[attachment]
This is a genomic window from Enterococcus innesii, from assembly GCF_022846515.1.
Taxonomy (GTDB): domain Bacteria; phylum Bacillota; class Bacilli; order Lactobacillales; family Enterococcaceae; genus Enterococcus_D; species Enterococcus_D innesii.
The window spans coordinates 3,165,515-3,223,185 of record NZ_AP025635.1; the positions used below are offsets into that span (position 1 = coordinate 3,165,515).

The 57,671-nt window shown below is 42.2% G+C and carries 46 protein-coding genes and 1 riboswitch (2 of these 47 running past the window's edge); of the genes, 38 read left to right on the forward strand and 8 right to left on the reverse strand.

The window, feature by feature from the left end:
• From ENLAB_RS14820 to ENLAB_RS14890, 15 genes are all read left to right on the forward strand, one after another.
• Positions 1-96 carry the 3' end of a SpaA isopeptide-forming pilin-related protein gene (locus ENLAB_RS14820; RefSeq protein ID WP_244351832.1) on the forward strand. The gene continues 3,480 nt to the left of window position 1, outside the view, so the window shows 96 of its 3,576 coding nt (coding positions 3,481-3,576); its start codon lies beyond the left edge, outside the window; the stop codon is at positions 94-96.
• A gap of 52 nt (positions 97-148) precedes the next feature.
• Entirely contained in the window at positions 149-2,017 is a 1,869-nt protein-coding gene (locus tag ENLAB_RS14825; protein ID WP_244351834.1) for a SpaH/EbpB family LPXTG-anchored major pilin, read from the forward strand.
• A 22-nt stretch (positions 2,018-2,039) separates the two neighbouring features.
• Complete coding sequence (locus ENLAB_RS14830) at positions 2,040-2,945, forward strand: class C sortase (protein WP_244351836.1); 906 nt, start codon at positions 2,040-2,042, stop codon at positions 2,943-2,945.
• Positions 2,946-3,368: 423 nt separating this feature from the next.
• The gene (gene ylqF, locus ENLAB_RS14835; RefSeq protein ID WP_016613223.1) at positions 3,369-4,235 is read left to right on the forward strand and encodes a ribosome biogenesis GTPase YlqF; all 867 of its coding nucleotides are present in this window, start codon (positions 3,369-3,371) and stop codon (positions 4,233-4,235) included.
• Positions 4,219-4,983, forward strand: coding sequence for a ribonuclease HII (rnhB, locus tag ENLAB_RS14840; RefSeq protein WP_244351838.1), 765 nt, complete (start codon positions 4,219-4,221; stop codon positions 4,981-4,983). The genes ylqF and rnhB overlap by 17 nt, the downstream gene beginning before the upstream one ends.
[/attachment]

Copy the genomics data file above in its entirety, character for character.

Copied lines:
This is a genomic window from Enterococcus innesii, from assembly GCF_022846515.1.
Taxonomy (GTDB): domain Bacteria; phylum Bacillota; class Bacilli; order Lactobacillales; family Enterococcaceae; genus Enterococcus_D; species Enterococcus_D innesii.
The window spans coordinates 3,165,515-3,223,185 of record NZ_AP025635.1; the positions used below are offsets into that span (position 1 = coordinate 3,165,515).

The 57,671-nt window shown below is 42.2% G+C and carries 46 protein-coding genes and 1 riboswitch (2 of these 47 running past the window's edge); of the genes, 38 read left to right on the forward strand and 8 right to left on the reverse strand.

The window, feature by feature from the left end:
• From ENLAB_RS14820 to ENLAB_RS14890, 15 genes are all read left to right on the forward strand, one after another.
• Positions 1-96 carry the 3' end of a SpaA isopeptide-forming pilin-related protein gene (locus ENLAB_RS14820; RefSeq protein ID WP_244351832.1) on the forward strand. The gene continues 3,480 nt to the left of window position 1, outside the view, so the window shows 96 of its 3,576 coding nt (coding positions 3,481-3,576); its start codon lies beyond the left edge, outside the window; the stop codon is at positions 94-96.
• A gap of 52 nt (positions 97-148) precedes the next feature.
• Entirely contained in the window at positions 149-2,017 is a 1,869-nt protein-coding gene (locus tag ENLAB_RS14825; protein ID WP_244351834.1) for a SpaH/EbpB family LPXTG-anchored major pilin, read from the forward strand.
• A 22-nt stretch (positions 2,018-2,039) separates the two neighbouring features.
• Complete coding sequence (locus ENLAB_RS14830) at positions 2,040-2,945, forward strand: class C sortase (protein WP_244351836.1); 906 nt, start codon at positions 2,040-2,042, stop codon at positions 2,943-2,945.
• Positions 2,946-3,368: 423 nt separating this feature from the next.
• The gene (gene ylqF, locus ENLAB_RS14835; RefSeq protein ID WP_016613223.1) at positions 3,369-4,235 is read left to right on the forward strand and encodes a ribosome biogenesis GTPase YlqF; all 867 of its coding nucleotides are present in this window, start codon (positions 3,369-3,371) and stop codon (positions 4,233-4,235) included.
• Positions 4,219-4,983, forward strand: coding sequence for a ribonuclease HII (rnhB, locus tag ENLAB_RS14840; RefSeq protein WP_244351838.1), 765 nt, complete (start codon positions 4,219-4,221; stop codon positions 4,981-4,983). The genes ylqF and rnhB overlap by 17 nt, the downstream gene beginning before the upstream one ends.